Artist Statement A/D
A/D (Analog / Digital)
My interest in art and technology began during a time when I did not have the funds to create the art work I wanted to make. That struggle solidified my belief that money should not limit ones creative output and I resolved to master the digital form as a bridge over that financial lack. It would need to be a pragmatic method: I would utilize all that the non-digital world offers freely, the infinite variables in motion and texture within nature, and extend this with the fine control the digital world allows, manipulating reality when necessary and adding to it when needed. It was there, seeing how this fusion gives agency through the augmentation of the inaccessible “real” world, that I first found philosophical grounding for my art practice.
We do not see reality directly, but a representation formed from an amalgamation of sense data and our brain’s own expectation of what reality should be. This perception is an analog system: a term defined to describe data as continuously variable physical quantities. We can see the smallest detail to the widest expanse, there is no resolution limit to our perception for it is a continuous and infinitely resolving flow of information. Painting, music, dance, anything which can be sensed with our eyes or ears - all life - is therefore analog. We bask in the details of the analog domain everyday. A broad paint stroke, the slight room hum, an arching spine, all contain an unlimited amount of detail from the texture of the surface or sound, to the angular velocity of the performer. But how could I take advantage of this latent wealth in reality and to use it towards my own ends?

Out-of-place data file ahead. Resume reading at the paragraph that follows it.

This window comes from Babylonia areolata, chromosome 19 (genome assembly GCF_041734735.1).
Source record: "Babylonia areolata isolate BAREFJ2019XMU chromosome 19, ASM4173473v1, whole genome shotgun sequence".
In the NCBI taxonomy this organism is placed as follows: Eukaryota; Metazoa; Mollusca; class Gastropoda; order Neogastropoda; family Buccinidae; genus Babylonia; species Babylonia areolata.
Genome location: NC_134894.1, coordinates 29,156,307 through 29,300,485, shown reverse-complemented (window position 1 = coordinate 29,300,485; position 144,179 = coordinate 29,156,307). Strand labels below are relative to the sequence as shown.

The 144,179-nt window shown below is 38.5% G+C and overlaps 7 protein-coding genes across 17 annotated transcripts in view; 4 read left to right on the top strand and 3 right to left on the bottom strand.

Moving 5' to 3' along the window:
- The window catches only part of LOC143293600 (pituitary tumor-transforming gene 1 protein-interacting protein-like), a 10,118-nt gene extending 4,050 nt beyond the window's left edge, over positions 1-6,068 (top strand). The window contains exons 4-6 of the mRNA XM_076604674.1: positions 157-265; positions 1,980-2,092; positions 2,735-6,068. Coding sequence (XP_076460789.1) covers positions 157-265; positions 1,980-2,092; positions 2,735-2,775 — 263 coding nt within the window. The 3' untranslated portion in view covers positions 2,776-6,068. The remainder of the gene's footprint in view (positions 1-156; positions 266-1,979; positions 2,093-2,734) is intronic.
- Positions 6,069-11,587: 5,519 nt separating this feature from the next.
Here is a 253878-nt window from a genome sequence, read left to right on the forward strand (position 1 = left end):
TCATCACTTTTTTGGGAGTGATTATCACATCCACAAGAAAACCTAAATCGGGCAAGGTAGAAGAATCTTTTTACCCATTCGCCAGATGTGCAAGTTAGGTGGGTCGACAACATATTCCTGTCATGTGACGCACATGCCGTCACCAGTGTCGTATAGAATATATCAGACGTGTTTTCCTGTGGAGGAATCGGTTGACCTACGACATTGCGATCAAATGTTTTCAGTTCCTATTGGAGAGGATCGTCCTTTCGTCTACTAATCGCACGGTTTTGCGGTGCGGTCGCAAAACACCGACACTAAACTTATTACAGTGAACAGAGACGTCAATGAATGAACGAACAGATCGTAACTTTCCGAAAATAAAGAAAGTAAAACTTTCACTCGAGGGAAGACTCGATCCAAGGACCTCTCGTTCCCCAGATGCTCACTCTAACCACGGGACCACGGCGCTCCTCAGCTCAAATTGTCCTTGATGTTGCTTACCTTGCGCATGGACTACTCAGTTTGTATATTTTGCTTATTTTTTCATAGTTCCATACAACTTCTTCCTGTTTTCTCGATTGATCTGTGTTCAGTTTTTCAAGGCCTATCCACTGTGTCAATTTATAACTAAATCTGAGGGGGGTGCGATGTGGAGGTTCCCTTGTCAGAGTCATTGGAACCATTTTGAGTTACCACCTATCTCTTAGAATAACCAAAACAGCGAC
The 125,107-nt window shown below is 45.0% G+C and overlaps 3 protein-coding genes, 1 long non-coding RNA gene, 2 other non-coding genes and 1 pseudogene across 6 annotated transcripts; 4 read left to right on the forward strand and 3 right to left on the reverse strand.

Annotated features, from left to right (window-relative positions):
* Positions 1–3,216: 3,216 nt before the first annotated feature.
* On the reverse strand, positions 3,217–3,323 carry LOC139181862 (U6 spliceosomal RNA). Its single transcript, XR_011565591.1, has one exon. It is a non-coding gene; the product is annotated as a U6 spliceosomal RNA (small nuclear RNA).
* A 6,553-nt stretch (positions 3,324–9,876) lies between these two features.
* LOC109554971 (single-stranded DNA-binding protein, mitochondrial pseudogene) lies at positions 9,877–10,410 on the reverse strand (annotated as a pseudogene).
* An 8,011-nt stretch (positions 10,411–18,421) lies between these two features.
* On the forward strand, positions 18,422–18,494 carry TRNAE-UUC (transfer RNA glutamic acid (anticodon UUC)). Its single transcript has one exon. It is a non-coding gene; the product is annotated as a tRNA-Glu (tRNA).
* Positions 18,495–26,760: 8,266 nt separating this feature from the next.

Outside of this domain lies another way of looking at the world, the digital domain. Separate from the time and space we move within, it does not utilize a continuous stream, but discrete digits to represent information. A slice of the analog domain - light, sound, or a body moving through space - is broken down into its digital equivalent which then can be manipulated non-linearly, out of time’s constraint. Here the artist is able to make malleable, reconstruct, and finally order the building blocks of reality any way they see fit. These composed “blocks” are projected onto a screen which extends into an infinity that matches the resolving power of the eye. There, rather than in the back of our eyes, these three dimensional events are processed back into two dimensions. For by making this transition back to the analog domain at the screen plane we are no longer confined by the structures which make up reality, and particularly for me, that of economics.
In practice this combination creates greater facility, allowing the artist to speak with a certain force. In my own creative work I have directed this force towards other imposed hierarchical structures. For as I was able to escape the laws of reality by reordering its presentation to the mind, I hope to extend this augmentation towards other forms of hierarchy. From the research in contemporary neuroscience on mental illness, to the theoretical underpinnings of Charles Peirce’s pragmatism, on into the utopian moments of the Spanish Civil War, I situate my practice in the lineage of those looking to understand how we build the world around us within our own minds. And with this foundation as a guide, I utilize the most advanced technical means available to tear open reality, understand how it is currently being constructed from the inside out, and hopefully expand the world I inhabit bit by bit.